The burning question: what if the castle had survived?

THE restoration of Antrim Castle Gardens has been an unmitigated triumph for the council, and the historic parkland has become a popular stop on the tourist trail.

After decades of neglect, the grounds were transformed from an overgrown and unloved haven for underage drinkers into a public space worthy of the Massereene name.

Somewhat belatedly, it is probably what Lord Massereene himself had in mind when he ‘gifted’ his ancestral home to the people of Antrim back in the 1960s. A small fee was involved, but it was so derisory that he all but gave it away.

It was a remarkable show of benevolence - and it was ‘rewarded’ just a few short years later when a fleet of JCBs were sent in to smash the ruins of his castle into oblivion. Hundreds of years of history were crudely wiped off the map.

Lord Massereene never forgave the people who signed its death warrant, branding it an act of wanton vandalism.

And it is easy to see his point. The castle had been a work in progress for centuries and its walls in places were several feet thick. This was far from a crumbling ruin - and its faded opulence still lured visitors from all over Ireland.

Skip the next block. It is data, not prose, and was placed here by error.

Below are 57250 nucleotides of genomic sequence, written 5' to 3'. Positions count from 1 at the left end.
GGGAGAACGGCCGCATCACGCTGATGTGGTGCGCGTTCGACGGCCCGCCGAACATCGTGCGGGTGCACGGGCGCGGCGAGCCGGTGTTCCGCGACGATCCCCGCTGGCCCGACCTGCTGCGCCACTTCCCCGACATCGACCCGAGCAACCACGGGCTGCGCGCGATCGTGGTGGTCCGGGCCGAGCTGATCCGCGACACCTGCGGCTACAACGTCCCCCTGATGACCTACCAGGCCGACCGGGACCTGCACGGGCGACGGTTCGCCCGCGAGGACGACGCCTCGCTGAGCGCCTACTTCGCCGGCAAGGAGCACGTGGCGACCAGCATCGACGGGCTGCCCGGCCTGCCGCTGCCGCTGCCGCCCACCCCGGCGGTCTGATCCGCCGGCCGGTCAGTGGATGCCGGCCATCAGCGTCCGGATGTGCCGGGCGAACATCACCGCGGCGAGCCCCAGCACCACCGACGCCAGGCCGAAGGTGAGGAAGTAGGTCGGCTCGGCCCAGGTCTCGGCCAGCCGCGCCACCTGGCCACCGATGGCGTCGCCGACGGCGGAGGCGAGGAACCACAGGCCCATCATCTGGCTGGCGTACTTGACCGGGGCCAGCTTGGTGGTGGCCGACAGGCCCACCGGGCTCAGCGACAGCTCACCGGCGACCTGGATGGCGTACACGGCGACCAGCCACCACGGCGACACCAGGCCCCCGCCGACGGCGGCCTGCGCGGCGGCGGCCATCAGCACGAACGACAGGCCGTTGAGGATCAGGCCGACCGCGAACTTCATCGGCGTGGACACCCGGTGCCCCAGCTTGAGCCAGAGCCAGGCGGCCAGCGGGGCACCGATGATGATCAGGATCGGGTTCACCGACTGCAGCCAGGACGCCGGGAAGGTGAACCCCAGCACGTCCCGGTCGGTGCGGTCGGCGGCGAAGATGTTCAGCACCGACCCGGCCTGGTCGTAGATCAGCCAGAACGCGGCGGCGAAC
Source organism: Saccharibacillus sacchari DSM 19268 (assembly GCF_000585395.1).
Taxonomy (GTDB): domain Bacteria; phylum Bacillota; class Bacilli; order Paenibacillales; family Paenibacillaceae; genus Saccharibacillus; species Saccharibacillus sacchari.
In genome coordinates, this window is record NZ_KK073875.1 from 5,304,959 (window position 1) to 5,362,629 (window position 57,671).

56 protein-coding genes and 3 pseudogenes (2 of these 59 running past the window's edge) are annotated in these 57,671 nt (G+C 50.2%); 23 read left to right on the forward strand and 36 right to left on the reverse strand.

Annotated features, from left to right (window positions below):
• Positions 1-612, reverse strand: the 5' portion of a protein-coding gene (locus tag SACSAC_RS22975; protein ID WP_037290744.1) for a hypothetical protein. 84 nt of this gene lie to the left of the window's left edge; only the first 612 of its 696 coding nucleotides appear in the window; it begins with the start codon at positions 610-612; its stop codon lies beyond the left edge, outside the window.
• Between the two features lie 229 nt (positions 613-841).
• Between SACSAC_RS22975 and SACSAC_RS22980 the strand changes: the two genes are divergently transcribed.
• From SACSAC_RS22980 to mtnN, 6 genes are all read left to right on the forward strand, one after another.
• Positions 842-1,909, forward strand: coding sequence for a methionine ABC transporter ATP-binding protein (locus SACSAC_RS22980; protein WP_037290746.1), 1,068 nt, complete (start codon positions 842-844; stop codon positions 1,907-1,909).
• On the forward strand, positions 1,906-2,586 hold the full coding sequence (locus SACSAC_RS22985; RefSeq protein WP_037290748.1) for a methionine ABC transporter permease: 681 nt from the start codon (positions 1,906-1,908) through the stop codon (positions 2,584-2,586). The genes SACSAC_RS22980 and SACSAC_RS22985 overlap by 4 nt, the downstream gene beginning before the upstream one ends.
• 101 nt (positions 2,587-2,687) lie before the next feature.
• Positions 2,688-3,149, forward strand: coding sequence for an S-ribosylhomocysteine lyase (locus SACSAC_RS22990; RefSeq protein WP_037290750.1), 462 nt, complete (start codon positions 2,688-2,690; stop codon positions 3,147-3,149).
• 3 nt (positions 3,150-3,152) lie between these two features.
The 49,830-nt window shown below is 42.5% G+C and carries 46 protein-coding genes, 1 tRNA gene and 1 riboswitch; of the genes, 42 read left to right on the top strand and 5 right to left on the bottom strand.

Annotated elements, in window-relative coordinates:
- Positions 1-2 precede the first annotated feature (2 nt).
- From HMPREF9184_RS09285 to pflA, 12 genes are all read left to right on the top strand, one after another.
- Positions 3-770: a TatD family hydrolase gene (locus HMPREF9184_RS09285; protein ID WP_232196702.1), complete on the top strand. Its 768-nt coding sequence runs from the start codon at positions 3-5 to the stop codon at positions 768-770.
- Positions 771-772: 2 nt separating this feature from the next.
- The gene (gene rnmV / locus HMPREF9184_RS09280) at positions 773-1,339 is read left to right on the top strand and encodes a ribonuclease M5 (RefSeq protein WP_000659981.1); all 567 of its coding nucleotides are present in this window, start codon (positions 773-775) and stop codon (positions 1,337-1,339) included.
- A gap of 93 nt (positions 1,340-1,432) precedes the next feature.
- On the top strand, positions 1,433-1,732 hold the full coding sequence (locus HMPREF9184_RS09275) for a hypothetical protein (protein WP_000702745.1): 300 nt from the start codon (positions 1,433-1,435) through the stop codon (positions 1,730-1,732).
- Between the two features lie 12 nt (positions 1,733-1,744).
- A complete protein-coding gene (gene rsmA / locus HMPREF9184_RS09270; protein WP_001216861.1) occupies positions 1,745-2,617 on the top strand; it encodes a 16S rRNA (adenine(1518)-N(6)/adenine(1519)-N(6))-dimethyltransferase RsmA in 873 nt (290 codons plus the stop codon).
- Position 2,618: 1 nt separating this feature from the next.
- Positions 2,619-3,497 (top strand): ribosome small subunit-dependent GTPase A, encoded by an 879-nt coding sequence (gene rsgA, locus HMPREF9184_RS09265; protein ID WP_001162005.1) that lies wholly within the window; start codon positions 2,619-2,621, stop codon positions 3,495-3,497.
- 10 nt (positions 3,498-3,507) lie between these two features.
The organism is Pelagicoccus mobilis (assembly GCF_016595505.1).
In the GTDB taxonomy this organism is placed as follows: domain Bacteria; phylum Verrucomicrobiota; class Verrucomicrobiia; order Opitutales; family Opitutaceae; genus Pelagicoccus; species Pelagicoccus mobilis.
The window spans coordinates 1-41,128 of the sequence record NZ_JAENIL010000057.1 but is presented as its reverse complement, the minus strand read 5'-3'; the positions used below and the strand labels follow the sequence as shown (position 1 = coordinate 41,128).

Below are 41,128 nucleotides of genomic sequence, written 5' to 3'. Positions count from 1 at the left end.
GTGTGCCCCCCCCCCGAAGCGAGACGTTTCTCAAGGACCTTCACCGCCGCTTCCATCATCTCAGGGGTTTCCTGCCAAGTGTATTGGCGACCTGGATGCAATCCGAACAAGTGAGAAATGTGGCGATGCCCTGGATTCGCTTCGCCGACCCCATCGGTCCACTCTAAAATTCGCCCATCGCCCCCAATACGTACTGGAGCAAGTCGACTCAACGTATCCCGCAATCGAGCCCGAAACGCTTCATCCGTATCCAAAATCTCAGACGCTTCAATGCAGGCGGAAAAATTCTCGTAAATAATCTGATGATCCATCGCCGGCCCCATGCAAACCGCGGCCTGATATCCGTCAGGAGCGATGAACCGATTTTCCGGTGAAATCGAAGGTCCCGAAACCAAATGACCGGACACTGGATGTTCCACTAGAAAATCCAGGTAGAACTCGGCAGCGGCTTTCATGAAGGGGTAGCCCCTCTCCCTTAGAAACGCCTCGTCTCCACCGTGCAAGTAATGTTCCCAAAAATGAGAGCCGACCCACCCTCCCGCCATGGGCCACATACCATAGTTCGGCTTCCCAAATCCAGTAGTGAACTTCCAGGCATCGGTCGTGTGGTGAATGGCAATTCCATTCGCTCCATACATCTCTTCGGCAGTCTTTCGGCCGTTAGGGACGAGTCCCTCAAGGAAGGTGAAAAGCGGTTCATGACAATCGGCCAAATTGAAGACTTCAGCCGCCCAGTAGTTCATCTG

The grounds were treated little better. The ponds were allowed to fester, the flower beds went untended and people stayed away in their droves. The contempt for this unpolished jewel was underlined in the 1980s when Lady Massereene’s sunken garden by the banks of Sixmile was turned into a BMX track for local bikers.

Lord Massereene must have been spinning in his grave.

In recent years millions have been pumped into the parkland, offering a glimpse of how it may have looked when his Lordship was still in residence.